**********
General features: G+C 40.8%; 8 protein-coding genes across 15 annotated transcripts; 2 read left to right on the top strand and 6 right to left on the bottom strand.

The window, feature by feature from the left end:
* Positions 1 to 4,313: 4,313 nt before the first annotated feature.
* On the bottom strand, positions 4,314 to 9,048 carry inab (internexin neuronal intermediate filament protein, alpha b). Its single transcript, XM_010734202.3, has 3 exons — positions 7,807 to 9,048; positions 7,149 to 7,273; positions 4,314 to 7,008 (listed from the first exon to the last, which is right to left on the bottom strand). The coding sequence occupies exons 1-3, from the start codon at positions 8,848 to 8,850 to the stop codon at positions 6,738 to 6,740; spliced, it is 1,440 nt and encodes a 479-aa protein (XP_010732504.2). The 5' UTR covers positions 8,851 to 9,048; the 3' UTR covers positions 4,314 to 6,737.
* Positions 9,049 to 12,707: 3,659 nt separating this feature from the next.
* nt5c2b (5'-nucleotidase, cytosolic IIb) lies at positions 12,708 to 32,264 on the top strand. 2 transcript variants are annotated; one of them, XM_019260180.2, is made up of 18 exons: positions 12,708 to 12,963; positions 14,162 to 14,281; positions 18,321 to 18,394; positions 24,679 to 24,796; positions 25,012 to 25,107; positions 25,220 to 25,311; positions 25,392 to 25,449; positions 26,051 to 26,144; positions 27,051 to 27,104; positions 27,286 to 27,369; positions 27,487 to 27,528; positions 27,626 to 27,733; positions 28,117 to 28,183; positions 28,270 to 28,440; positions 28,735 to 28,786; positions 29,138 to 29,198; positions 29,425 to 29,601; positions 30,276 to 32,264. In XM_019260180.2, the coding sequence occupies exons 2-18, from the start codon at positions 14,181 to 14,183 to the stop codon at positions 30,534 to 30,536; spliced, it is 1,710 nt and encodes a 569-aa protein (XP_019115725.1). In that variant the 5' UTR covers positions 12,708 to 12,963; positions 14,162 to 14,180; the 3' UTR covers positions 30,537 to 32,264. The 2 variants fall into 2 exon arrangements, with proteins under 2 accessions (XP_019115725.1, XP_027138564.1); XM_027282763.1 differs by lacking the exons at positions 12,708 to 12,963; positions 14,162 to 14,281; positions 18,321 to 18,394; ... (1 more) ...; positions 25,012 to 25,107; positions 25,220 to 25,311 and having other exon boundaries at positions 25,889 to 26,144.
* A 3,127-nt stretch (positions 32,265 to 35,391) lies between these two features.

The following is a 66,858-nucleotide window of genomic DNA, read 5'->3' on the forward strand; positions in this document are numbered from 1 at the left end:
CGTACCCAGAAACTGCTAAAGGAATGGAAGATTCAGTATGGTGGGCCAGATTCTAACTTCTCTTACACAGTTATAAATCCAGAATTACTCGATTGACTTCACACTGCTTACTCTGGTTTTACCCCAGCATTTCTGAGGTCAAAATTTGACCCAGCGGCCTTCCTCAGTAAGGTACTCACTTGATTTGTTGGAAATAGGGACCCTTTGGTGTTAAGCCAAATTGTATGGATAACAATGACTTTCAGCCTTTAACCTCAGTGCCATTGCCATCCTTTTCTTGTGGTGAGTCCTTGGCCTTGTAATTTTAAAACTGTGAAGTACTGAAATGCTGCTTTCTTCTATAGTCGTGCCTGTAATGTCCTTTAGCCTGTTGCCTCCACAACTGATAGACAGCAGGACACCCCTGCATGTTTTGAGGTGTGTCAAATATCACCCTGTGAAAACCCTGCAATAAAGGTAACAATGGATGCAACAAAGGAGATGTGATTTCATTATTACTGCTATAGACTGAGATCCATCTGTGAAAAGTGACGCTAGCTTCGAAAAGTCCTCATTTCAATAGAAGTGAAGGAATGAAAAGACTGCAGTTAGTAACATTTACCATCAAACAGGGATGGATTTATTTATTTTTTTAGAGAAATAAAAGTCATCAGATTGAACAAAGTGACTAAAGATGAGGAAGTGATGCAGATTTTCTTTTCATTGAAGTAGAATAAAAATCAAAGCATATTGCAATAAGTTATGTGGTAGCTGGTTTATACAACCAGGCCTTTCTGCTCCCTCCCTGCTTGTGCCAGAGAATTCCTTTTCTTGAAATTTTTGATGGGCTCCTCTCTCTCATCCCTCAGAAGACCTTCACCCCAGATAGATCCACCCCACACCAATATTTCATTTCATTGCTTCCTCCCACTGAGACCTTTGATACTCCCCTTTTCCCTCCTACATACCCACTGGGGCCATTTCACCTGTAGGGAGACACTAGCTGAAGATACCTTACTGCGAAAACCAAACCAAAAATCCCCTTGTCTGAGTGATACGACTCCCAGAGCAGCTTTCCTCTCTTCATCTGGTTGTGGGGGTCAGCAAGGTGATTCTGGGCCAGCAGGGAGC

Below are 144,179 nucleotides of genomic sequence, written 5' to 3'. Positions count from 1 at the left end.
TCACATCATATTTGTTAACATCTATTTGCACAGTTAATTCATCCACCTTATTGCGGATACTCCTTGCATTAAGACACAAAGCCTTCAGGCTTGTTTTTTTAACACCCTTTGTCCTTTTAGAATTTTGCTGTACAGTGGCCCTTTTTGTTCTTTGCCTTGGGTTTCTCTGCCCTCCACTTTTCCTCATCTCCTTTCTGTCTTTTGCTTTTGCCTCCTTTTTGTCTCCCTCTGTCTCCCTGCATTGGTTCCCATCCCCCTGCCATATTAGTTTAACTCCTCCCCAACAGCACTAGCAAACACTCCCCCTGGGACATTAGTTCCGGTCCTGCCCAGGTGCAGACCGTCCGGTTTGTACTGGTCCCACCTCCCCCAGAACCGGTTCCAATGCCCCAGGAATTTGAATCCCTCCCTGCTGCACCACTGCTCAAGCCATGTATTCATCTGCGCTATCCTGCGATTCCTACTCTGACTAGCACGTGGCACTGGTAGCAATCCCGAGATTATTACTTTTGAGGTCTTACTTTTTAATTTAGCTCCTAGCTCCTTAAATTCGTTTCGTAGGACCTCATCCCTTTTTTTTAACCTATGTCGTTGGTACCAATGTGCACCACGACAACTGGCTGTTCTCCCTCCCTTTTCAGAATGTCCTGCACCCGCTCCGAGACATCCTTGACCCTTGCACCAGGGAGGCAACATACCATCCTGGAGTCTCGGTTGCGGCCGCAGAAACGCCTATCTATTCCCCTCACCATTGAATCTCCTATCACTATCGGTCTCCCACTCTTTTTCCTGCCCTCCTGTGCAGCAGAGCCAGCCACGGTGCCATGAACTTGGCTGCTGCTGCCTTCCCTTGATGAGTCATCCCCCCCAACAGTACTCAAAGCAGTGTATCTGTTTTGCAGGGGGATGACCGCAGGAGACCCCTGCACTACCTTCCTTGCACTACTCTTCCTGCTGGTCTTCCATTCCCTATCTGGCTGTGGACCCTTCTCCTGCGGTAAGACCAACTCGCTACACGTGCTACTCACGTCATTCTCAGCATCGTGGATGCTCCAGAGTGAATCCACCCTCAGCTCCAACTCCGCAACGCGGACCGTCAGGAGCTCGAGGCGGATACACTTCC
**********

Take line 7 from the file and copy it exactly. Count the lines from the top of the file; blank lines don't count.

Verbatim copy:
* A 3,127-nt stretch (positions 32,265 to 35,391) lies between these two features.